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Icontrol Adds Analytics for Smarter Homes

Mari Silbey
6/30/2015
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If the first phase of the smart home is about adding sensors to light bulbs and door locks, the second phase is about collecting and analyzing data to make the smart home even smarter. Icontrol is moving on to the second phase, announcing that it has teamed up with Canadian company mnubo to bring data analytics to its popular smart home platform.

There's been no question that analytics will play a large role in connected homes of the future. It's a short leap from telling your home to flip the lights when the front door opens to having the smart home system understand that a door opening means the lights should come on, or that at 6 p.m. the family is headed home and the lights and temperature should be adjusted accordingly. With data collected over time, a machine learning system for the smart home can start to predict user preferences.

Icontrol believes it has an advantage in this emerging phase of the market because its scale means it has more data to work with than many of its competitors. The company is the dominant platform provider in the US cable industry, and Icontrol says its software is already tracking more than 26 million sensors and devices. The platform is expected to manage more than 100 billion transactions worldwide in 2015. (See Icontrol Embraces New Devices and Home Automation Wars Heat Up.)

mnubo, meanwhile, brings its own success to the table. Founded in 2012, mnubo works across numerous verticals in the Internet of Things space, including wearables, industrial, healthcare, automotive and smart buildings. The company says the number of connected objects using its system has grown 400% over the last year, an amount that's sure to skyrocket with the new Icontrol partnership.


Want to know more about the Internet of Things? Check out our dedicated IoT content channel here on Light Reading.


Some analysts have suggested that the smart home market is slowing down, and/or that it is due for a shake-out as consumers struggle to realize the value of some new connected devices. (See Analysts Predict Smart Home Slow Down.)

However, industry watchers also conclude that services that take advantage of multiple connected devices are helping to bridge the gap between early adoption and mainstream smart home deployments. Parks Associates, for example, notes that major service providers are gaining traction with professionally monitored security systems, with the result that the security market grew to 23% penetration in 2014 after years of hovering around 20%.

Analyst Michael Wolf also points out that security isn't the only area where service providers are making progress in the smart home. The desire for energy efficiency is driving smart thermostat companies to make deals with utilities, which are using those devices to help customers better manage their consumption.

As connected devices are paired together, and as they're bundled with services, the value of the smart home will continue to go up. And the more those devices and services are integrated, the more important analytics and predictive technologies will become.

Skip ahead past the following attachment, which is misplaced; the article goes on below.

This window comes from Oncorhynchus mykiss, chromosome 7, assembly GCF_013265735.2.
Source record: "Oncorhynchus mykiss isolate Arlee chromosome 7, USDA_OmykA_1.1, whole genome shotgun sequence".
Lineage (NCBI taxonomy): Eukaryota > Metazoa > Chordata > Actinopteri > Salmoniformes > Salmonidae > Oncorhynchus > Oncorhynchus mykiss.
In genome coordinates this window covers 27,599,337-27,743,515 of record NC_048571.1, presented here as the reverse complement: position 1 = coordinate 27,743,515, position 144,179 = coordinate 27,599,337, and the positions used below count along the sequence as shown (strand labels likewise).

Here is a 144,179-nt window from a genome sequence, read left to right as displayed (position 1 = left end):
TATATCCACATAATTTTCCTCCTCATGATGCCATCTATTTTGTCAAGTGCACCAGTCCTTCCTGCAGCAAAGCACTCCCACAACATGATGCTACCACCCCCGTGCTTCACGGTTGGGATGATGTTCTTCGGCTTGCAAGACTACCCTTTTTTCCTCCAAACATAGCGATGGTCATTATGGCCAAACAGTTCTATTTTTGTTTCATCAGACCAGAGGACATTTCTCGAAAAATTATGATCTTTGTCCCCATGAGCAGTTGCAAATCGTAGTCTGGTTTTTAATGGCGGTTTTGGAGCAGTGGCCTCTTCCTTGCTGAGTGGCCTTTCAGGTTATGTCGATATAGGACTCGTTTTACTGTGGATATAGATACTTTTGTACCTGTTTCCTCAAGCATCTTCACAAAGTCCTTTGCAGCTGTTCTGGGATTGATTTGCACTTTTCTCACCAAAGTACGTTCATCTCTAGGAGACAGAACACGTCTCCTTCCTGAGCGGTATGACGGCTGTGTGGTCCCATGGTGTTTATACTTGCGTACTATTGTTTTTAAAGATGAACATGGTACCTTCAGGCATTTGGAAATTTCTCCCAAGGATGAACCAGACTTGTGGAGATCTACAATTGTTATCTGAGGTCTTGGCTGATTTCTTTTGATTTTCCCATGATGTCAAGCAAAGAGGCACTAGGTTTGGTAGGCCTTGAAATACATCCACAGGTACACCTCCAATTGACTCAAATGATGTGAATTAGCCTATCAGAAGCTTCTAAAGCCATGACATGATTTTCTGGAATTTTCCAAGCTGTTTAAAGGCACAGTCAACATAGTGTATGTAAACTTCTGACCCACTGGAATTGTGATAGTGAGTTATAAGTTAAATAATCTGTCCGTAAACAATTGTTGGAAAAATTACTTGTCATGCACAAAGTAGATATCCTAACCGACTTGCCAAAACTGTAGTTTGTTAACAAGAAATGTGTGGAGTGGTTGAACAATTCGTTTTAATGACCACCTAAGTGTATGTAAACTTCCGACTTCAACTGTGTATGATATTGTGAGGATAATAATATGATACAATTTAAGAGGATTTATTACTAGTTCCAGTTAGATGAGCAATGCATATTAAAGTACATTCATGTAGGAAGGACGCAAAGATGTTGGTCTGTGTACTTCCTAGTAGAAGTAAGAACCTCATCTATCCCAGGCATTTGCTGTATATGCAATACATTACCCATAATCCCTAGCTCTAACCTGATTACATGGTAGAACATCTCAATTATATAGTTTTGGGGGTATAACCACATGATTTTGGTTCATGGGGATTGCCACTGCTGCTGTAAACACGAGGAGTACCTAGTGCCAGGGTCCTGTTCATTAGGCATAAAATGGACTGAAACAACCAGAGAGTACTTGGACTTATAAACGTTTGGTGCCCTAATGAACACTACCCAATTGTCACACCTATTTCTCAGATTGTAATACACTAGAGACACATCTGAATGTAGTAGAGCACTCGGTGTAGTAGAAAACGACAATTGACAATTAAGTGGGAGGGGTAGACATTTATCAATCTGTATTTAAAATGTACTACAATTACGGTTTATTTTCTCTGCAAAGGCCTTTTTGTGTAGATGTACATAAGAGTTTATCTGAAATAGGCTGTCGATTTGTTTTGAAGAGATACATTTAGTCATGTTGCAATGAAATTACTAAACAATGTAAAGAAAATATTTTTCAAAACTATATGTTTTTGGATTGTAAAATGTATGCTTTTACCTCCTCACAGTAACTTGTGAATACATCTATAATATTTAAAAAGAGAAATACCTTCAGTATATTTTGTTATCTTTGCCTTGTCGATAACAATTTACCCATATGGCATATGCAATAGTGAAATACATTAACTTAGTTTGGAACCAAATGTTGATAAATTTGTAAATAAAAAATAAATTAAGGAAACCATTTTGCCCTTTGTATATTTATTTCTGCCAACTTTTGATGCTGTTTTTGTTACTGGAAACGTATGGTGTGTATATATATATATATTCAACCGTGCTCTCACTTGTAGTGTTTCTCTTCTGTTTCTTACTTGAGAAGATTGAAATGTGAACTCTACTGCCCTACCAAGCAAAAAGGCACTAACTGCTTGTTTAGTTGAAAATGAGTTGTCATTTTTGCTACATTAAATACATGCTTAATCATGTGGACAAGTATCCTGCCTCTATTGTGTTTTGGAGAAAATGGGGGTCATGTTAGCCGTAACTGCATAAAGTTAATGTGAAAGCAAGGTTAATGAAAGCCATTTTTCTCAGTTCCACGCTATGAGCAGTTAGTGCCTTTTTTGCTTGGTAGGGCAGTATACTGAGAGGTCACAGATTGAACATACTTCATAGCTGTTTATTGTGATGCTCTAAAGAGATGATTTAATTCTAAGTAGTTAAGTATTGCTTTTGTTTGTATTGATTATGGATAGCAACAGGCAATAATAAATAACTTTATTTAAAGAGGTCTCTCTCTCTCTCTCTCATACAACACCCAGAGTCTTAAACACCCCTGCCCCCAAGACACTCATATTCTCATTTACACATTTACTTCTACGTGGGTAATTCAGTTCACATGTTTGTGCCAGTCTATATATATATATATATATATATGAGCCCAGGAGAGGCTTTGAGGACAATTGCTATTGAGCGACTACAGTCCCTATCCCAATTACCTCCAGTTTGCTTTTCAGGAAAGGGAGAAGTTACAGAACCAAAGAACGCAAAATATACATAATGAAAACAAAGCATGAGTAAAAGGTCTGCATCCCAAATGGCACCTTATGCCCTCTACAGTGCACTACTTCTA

"The smart home is at a point similar to the early days of the smart phone -- the technology is there, but the full potential hasn't been realized," said Letha McLaren, chief marketing officer of Icontrol Networks in a statement. "Right now we're seeing a lot of single-device automation, but there hasn't been enough data for a true 'smart home' where devices work together seamlessly to better anticipate lifestyles. Icontrol is one of the first to have the volume of data required for this level of analysis. We're excited to partner with mnubo to show consumers how a smart home ecosystem can enhance their lives in ways they haven't even thought of yet."

— Mari Silbey, Senior Editor, Cable/Video, Light Reading

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Mitch Wagner
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Mitch Wagner,
User Rank: Lightning
7/2/2015 | 3:37:49 PM
Smart home
Still looks like a solution in search of a problem. It's really not hard to turn the lights on and off manually. Just flip a switch. Boom. Done. 

Connecting appliances to repair services is more promising. Be nice to know if the refrigerator is about to fail before all the food in it goes bad, or if the washing machine is going to give up before you need it to wash your undershirts. 

But even there, there are security problems. Smart consumers might want to wait a decade after the first implementation to let the bugs get ironed out. Let somebody else be the early adopter. 
Joe Stanganelli
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Joe Stanganelli,
User Rank: Light Sabre
6/30/2015 | 10:41:25 PM
Multiple connected devices
The problem with using a platform or service that leverages multiple connected devices is that all of those devices then become exponentially more vulnerable.

Sure, the grand IoT vision is that the interconnectedness of everything will allow us to live those carefree lives of the future that dystopian sci-fis tell us is so great...but, I daresay, the risk-reward ratio leaves a lot to be desired when it comes to connecting my laundry with my fridge with my printer.
msilbey
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msilbey,
User Rank: Blogger
6/30/2015 | 1:16:54 PM
Privacy issues
One note of caution: More data collected means more opportunity for data breaches and abuse of privacy, a point that Icontrol doesn't address in its latest news announcement. Consumers already turn over gobs of information to Google, Apple and Facebook, but that doesn't mean there won't be new backlash against collectors of data from smart home sensors. 
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